Saturday, 21 May 2011

more progress with the princess

Top of the Saturday morning to you all!

I know this documentation kind of spoils the surprise of seeing the properly polished piece, but if, like me, you're teaching yourself how to paint by observing the great masters of contemporary illustration (Rebecca Dautremer, this means you!) you might appreciate the time and love that goes into the painting process. I see every children's book I buy as an investment (in fact, most of them aren't for reading, given I buy a great bulk overseas and my French and Italian is appalling and Spanish virtually non-existent!).

Whenever I am stuck and feel frustrated with my technical progress, I take an hour out to pour over my books; my nose literally millmetres from the pages, scrutinising every detail. Rebecca Dautremer's work is such a wonderful source of visual advice; she knows how to achieve smoothness in her work with patience, and how to cross-hatch to blend her shading for those really deep, atmospheric backgrounds. It is a laborious process; I have to be concentrating every second I'm painting and consequently can't do so for longer than a few hours at a time before I need to get up and do star-jumps (or, most often, have a cup of coffee, a slab of cake and attempt to tame the kitten). It is kind of like being a one-girl circus!

And on that note, I'm off for a spot of painting-taming!
Mel xo

Wednesday, 18 May 2011

prizes, paints and paper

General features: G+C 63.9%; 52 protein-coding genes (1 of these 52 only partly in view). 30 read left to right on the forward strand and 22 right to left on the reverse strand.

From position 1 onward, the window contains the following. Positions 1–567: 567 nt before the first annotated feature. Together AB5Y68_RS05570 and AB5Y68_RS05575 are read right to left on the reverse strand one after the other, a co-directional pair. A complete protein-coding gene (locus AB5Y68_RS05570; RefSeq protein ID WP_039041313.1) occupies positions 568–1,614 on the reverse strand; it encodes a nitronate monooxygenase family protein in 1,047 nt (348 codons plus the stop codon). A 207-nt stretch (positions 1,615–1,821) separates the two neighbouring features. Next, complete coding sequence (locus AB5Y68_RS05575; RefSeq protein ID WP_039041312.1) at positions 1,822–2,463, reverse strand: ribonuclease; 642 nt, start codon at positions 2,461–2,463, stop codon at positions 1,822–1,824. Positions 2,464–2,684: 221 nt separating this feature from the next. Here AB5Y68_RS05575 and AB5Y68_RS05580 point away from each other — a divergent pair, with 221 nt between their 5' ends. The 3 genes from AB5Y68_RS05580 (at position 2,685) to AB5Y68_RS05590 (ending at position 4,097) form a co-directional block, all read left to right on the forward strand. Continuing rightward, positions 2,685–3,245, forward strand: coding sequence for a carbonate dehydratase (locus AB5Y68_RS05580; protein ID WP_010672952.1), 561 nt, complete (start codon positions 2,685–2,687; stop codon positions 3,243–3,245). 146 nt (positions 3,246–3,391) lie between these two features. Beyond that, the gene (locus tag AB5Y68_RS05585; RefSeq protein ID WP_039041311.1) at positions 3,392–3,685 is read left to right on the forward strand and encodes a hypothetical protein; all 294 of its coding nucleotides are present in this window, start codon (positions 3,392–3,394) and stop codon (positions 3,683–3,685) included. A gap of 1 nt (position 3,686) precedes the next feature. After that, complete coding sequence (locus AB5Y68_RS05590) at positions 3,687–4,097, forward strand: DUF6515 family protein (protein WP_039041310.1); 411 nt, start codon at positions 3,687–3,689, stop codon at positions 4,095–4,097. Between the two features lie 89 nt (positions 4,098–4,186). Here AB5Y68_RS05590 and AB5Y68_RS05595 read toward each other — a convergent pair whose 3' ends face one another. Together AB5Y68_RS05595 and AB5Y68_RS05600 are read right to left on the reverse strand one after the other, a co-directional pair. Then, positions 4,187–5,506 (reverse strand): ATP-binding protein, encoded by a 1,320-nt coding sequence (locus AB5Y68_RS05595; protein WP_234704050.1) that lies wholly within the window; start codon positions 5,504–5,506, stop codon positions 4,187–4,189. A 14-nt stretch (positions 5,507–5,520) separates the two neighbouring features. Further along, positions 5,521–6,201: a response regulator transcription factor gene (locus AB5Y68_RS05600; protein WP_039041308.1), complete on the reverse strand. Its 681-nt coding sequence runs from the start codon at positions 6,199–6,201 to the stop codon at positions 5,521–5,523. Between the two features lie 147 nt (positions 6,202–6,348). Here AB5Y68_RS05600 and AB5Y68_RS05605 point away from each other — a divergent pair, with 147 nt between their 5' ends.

Hullo everyone and happy Wednesday!

For those lovely readers who have found me on Facebook, you might remember I mentioned last week I'd be sponsoring an award for the Faculty of Engineering, Health, Science and the Environment Prizegiving Ceremony for Semester 1, 2011 at Charles Darwin University.

Being the wife and daughter-in-law of social workers, I have a bit of an understanding of what it takes to be successful in this field. There's no surprise it's hard work. I think it takes a very particular sort of person to do these jobs, and we need to acknowledge and celebrate the successes of people who can do them and do them well.

And so, I donated last week's newest addition to the Grumpy Star Studio, the Boy with the Heart Balloons. I thought this would be a nice reminder of all the hard work that goes into gaining a degree, and for the industrious soul who managed to do so with distinctions and high distinctions in a field like social work.

It was wonderful to meet Cara and her lovely parents and to present her with her award. Congratulations Cara, I'm so glad I didn't give you another book voucher!

And a big happy birthday to Cara's mum for yesterday- I think she was hoping Cara might let her share her prize!

While we're on the subject of the Boy with the Heart Balloons, here's a few close-ups for those of you who might be interested in spending your pocket-money on some new art equipment.


Last week I told you a bit about my lovely friend Francesca Vignaga, who creates her gorgeous work by using coloured pencils over acrylics. I thought this might be a good technique for me to use, given that painting is still relatively new for me as I try to bridge the gap and form a happy relationship between my past experience in watercolours and graphite pencil drawings.